The Inflation Reduction Act has allocated of billions of dollars to the IRS for tax enforcement, is a reminder that it is a good practice to stay abreast of current transfer pricing litigation and understand how it relates to your own transactions and fact patterns as a taxpayer.
The Inflation Reduction Act has allocated of billions of dollars to the IRS for tax enforcement may increase transfer pricing audits.
The Inflation Reduction Act allocations of fund to the IRS for tax enforcement reminds taxpayers to understand current transfer pricing litigation and how it relates to their transactions.
The Inflation Reduction Act (“the Act”) has allocated $80 billion (bn) to the IRS with more than half of the money going to enforcement. Should taxpayers be worried?
With increased tax enforcement listed in the Act as a revenue generator of $124 billion (bn) and the majority (60%) of the $80 billion expected to be spent on increased tax enforcement activities, multinationals and large corporations are likely to experience additional scrutiny of their tax returns, including scrutiny of their transfer pricing positions.
Insights on the specific ways the IRS will use the new budget is forthcoming. In August, in a letter to the IRS, United States Secretary of the Treasury, Janet Yellen (“Secretary Yellen”), asked the IRS to provide an initial spending plan in six months. For over a decade, the IRS has faced reduced funding and less staffing and had to face how the agency would ever do more with fewer resources.
Now, according to the Treasury Department's plan from May 2021, a majority of the budget may be used to hire up to as many as 87,000 new people over 10 years. A significant number of retirements or departures are also expected (approximately 50,000), which would mean a net number of new employees of 37,000. It is also important to note that it takes time to hire, particularly in a tight labor market, and time for new hires to become fully productive on the job. Additionally, the Congress may weigh in further over the ten-year time period and alter the appropriations ($13 billion is the 2022 allocation).
While we could see the IRS looking to hire more economists on staff or contract with external economists for projects, we may also see it looking to invest in data analytics or other assessment tools. Being able to harness the data collected from, for example, country-by-country reports and use it in transfer pricing risk assessments is something that the global tax and transfer pricing communities have been discussing for years.
The IRS could use its additional resources to examine both new transfer pricing issues and/or expand its number of cases. Remember, the IRS started its LB&I (Large Business & International) compliance campaigns several years ago in part in response to resource challenges. Whether it can expand the number of campaigns it plans to address or whether additional resources will allow them to look beyond the campaign topics will be something to watch for.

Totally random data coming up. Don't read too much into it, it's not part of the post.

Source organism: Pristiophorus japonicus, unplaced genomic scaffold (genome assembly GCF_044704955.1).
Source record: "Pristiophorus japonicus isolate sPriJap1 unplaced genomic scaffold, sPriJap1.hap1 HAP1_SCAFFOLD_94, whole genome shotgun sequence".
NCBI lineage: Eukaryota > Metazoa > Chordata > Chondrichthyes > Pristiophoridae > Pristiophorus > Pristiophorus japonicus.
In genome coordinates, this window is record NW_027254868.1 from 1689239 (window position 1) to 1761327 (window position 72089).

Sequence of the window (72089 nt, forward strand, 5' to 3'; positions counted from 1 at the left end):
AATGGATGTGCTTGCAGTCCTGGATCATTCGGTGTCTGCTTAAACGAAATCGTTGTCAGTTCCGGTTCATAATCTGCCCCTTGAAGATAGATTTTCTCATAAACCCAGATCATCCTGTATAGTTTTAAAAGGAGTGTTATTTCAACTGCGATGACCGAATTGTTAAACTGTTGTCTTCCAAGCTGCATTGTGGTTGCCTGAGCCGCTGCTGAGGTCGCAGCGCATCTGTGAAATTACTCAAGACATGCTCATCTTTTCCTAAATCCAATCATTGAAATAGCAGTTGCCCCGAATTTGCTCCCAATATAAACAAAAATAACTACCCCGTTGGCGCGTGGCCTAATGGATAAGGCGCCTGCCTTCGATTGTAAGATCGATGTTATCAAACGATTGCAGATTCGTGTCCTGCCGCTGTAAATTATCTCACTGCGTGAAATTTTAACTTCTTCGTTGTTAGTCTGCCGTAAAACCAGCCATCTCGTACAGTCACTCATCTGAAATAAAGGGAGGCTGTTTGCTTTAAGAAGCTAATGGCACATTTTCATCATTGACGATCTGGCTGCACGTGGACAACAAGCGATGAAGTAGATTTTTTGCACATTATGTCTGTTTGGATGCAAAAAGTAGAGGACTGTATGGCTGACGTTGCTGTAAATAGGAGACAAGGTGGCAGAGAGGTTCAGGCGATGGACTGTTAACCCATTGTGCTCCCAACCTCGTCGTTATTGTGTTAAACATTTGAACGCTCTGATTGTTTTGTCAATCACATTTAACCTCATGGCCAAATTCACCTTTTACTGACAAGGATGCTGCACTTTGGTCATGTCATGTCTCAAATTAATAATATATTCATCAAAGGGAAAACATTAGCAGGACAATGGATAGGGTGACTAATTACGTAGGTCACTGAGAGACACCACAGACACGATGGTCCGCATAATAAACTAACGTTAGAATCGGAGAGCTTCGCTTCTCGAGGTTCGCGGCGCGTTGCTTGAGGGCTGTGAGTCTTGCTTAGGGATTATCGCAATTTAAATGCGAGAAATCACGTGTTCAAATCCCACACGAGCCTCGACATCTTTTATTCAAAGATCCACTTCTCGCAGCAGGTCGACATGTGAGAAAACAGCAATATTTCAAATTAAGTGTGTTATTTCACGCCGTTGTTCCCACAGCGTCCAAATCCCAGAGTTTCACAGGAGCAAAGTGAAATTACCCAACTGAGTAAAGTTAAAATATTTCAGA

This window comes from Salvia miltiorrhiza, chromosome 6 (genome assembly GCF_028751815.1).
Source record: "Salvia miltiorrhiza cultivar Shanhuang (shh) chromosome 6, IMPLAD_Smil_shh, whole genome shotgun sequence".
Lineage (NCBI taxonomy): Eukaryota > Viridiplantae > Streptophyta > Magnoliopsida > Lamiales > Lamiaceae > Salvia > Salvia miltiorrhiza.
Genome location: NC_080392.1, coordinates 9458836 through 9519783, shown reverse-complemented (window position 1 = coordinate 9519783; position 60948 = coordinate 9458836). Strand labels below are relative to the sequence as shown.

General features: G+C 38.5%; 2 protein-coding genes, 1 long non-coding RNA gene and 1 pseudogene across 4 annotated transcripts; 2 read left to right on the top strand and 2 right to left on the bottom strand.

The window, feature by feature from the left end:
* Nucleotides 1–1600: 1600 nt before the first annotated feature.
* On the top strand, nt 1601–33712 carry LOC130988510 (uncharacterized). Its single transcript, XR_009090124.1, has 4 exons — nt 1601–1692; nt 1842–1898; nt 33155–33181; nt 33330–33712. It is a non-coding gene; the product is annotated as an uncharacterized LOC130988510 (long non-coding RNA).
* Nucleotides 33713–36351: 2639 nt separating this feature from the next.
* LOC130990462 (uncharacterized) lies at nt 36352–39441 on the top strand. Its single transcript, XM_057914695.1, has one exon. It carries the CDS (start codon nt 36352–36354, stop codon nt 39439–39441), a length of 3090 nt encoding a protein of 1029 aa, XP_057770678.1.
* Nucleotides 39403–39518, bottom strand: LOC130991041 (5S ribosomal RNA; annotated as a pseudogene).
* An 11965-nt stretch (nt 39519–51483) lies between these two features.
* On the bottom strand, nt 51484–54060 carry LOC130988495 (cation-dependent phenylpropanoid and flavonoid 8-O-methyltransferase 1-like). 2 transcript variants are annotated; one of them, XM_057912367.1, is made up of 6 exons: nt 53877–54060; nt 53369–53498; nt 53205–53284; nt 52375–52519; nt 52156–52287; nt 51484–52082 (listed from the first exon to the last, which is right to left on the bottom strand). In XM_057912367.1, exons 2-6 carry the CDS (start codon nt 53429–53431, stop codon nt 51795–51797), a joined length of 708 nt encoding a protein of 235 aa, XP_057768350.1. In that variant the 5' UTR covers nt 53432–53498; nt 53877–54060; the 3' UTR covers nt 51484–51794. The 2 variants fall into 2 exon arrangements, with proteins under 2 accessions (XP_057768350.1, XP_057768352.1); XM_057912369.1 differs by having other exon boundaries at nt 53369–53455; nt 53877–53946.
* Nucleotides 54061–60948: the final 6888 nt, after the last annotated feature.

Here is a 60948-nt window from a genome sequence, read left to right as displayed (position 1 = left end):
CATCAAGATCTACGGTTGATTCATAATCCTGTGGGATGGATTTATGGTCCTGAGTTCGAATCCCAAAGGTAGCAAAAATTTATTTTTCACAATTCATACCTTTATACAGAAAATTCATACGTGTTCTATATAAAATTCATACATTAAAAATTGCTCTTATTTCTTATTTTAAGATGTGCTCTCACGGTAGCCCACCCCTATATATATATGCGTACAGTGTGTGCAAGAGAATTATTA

This news is a reminder that it is good practice to stay abreast of current transfer pricing litigation and understand how it relates to your own transactions and fact patterns as a taxpayer. Transactions involving intangibles, services (especially high-value services) and financial transactions are anticipated to stay in the forefront. Speaking frequently with your advisors—whether economists or lawyers—or other in-house tax/transfer pricing professionals to understand current trends in your industry is also a good practice in a climate of potentially higher scrutiny. Sometimes working with advisors to revisit the risk level and risk ranking of transactions can be useful to make sure your transfer pricing house is in good order. If you have any transactions that may have been put on the "set it and forget it" compliance category, now may be the time to revisit these through the lens of the current and anticipated future climate. For high-risk transactions, you may consider looking at results using different methods, including unspecified methods, beyond the one selected as the best method.
What Else to Look Out For
Being aware of what information is publicly available about your business and employees is increasingly important, particularly in the age of LinkedIn and other social media. How your internal facts and the external information available to anyone outside your organization, including tax authorities, do or do not align is something that taxpayers and advisors should look to understand as part of any audit preparedness.
Anticipate that there will be a shift away from all virtual to moving back to traveling for onsite interviews. As companies look to bring travel budgets back, tax departments may look to travel to confirm fact and circumstances in anticipation of additional scrutiny.
New resources to exam teams may mean a lack of knowledge of your business or industry during exam and lead to additional requests for information (higher volume of information document requests) and a need to educate the exam team more than usual as part of the process as the new members move up the learning curve. Tax departments may need to think about flexibility in having the resources available in-house, whether current staff or loan staff from outside firms, to respond in a timely fashion to more voluminous requests.
Now, with an increase in resources, the tax community will be waiting and watching over the next six months to see the IRS’ initial spending plan requested by Secretary Yellen. Our firm will continue to closely monitor any development, including those in the U.S. Congress. As ever, leaning into audit preparedness best practices is always a basis for readiness in a time of heightened scrutiny.